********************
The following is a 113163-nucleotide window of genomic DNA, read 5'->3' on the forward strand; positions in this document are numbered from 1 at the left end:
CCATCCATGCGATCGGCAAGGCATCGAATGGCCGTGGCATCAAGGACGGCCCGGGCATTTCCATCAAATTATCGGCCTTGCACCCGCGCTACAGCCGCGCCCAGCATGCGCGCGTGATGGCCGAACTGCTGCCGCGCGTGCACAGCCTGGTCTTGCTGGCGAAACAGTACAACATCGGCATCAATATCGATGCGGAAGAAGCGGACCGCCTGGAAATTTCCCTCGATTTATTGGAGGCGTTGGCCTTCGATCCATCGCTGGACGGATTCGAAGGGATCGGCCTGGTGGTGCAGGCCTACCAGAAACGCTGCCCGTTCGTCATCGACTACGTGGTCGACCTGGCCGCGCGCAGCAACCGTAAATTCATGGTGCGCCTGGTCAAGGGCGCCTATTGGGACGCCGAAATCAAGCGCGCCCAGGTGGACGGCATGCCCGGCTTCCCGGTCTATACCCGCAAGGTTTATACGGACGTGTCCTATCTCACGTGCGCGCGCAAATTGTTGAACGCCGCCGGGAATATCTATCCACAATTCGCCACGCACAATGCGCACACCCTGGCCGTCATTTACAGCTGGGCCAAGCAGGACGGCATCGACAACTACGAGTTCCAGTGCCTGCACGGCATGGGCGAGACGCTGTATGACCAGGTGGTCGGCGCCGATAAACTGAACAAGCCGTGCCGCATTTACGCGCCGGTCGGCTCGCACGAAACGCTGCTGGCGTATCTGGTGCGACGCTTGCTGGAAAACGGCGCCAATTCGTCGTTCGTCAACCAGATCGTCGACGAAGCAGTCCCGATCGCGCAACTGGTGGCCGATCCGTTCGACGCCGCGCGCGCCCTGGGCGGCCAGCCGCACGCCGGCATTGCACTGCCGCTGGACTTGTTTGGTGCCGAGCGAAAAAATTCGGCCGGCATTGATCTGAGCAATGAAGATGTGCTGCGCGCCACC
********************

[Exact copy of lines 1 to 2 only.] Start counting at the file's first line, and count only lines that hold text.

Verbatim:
The following is a 113163-nucleotide window of genomic DNA, read 5'->3' on the forward strand; positions in this document are numbered from 1 at the left end:
CCATCCATGCGATCGGCAAGGCATCGAATGGCCGTGGCATCAAGGACGGCCCGGGCATTTCCATCAAATTATCGGCCTTGCACCCGCGCTACAGCCGCGCCCAGCATGCGCGCGTGATGGCCGAACTGCTGCCGCGCGTGCACAGCCTGGTCTTGCTGGCGAAACAGTACAACATCGGCATCAATATCGATGCGGAAGAAGCGGACCGCCTGGAAATTTCCCTCGATTTATTGGAGGCGTTGGCCTTCGATCCATCGCTGGACGGATTCGAAGGGATCGGCCTGGTGGTGCAGGCCTACCAGAAACGCTGCCCGTTCGTCATCGACTACGTGGTCGACCTGGCCGCGCGCAGCAACCGTAAATTCATGGTGCGCCTGGTCAAGGGCGCCTATTGGGACGCCGAAATCAAGCGCGCCCAGGTGGACGGCATGCCCGGCTTCCCGGTCTATACCCGCAAGGTTTATACGGACGTGTCCTATCTCACGTGCGCGCGCAAATTGTTGAACGCCGCCGGGAATATCTATCCACAATTCGCCACGCACAATGCGCACACCCTGGCCGTCATTTACAGCTGGGCCAAGCAGGACGGCATCGACAACTACGAGTTCCAGTGCCTGCACGGCATGGGCGAGACGCTGTATGACCAGGTGGTCGGCGCCGATAAACTGAACAAGCCGTGCCGCATTTACGCGCCGGTCGGCTCGCACGAAACGCTGCTGGCGTATCTGGTGCGACGCTTGCTGGAAAACGGCGCCAATTCGTCGTTCGTCAACCAGATCGTCGACGAAGCAGTCCCGATCGCGCAACTGGTGGCCGATCCGTTCGACGCCGCGCGCGCCCTGGGCGGCCAGCCGCACGCCGGCATTGCACTGCCGCTGGACTTGTTTGGTGCCGAGCGAAAAAATTCGGCCGGCATTGATCTGAGCAATGAAGATGTGCTGCGCGCCACC